Sometimes an issuer desires to pay off a bond in order to remove the debt from its books. However, the bond may not be callable, and the issuer can not redeem the bonds at its discretion. In this case the issuer may deposit sufficient funds with a trustee into an escrow account so that the trustee can use the funds to pay all interest and principal as they come due.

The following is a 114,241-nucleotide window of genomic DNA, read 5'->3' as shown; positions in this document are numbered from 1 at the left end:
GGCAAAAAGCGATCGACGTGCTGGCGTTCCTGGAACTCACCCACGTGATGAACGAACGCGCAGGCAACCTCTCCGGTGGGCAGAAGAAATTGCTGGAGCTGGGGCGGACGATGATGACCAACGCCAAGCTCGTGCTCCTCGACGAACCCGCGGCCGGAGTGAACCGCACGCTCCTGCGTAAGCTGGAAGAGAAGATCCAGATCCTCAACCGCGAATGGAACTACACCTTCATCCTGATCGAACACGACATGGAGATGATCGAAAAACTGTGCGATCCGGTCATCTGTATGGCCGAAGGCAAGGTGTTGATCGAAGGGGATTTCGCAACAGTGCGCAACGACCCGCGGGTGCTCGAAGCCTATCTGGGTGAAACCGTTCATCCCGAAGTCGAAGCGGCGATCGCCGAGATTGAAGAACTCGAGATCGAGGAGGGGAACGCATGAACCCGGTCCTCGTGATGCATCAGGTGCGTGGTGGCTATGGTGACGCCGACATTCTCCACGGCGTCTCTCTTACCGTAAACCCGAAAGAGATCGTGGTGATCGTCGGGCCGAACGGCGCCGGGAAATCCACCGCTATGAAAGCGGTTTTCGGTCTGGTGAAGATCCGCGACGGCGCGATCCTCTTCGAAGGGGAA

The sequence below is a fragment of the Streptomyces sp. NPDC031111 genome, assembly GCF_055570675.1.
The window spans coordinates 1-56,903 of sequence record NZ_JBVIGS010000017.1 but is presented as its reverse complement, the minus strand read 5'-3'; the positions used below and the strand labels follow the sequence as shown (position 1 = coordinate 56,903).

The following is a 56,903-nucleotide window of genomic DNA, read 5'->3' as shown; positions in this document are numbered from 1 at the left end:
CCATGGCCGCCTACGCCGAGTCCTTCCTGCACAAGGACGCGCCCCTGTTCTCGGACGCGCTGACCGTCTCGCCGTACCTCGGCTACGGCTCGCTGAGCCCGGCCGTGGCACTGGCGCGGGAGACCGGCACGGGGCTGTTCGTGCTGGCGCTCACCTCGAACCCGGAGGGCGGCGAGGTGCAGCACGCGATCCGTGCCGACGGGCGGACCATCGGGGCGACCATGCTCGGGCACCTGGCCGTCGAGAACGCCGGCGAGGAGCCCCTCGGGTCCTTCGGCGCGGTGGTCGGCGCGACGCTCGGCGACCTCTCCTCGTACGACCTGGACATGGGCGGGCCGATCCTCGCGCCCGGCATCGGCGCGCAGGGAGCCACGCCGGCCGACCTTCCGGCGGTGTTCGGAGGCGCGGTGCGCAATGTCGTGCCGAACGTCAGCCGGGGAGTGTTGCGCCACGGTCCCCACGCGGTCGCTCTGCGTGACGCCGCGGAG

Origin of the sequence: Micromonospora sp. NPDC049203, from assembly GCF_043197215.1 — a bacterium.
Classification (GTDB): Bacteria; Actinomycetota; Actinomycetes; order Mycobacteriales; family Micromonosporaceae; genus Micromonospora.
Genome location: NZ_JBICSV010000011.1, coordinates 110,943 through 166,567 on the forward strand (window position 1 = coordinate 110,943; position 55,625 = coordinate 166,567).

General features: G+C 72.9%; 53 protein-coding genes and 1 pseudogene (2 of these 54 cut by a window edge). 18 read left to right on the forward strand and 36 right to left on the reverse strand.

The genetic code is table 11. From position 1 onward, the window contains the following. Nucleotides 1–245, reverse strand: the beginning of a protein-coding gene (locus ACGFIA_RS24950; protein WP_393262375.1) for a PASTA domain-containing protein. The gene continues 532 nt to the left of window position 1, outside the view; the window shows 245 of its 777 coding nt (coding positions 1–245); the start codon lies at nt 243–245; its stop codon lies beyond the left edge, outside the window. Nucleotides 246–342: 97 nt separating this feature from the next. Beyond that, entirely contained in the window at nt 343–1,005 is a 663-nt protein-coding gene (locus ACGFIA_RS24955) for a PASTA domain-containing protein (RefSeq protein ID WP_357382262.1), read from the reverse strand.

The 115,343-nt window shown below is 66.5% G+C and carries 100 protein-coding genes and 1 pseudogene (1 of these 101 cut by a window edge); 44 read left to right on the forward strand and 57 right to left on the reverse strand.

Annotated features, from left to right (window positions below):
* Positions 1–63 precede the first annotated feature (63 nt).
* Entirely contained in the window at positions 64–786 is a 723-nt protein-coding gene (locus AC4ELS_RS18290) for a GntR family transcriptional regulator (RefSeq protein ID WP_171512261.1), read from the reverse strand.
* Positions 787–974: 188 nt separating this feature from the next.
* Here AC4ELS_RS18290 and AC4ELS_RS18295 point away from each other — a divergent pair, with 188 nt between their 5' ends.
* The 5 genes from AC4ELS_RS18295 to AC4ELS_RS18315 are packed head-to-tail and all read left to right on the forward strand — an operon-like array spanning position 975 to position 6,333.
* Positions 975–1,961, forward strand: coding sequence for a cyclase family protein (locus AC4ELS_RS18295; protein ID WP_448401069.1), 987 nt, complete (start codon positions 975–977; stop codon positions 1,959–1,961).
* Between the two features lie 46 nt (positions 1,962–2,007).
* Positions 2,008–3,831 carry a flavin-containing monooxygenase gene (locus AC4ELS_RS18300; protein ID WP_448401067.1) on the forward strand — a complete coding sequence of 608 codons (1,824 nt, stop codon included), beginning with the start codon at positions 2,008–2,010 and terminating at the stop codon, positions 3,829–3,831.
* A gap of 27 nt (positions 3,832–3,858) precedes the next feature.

An Advanced Refunded bond. When interest rates fall, an issuer may chose to sell a new issue called a refunding issue and use the proceeds of the second issue to pay off the original issue, much the same as a home owner refinancing a mortgage in an effort to save interest costs. The proceeds of the refunding issue are used to structure a portfolio of U.S. government securities, the principal and interest payments of which exactly match the principal and interest payments of the refunded bonds. The portfolio is placed in escrow at the paying agent and the bond issue is said to be fully defeased and escrowed to maturity. In actual practice the bonds are usually called on the first call date. Because of the U.S. Treasury backing, ETM bonds are considered the safest municipal bonds available.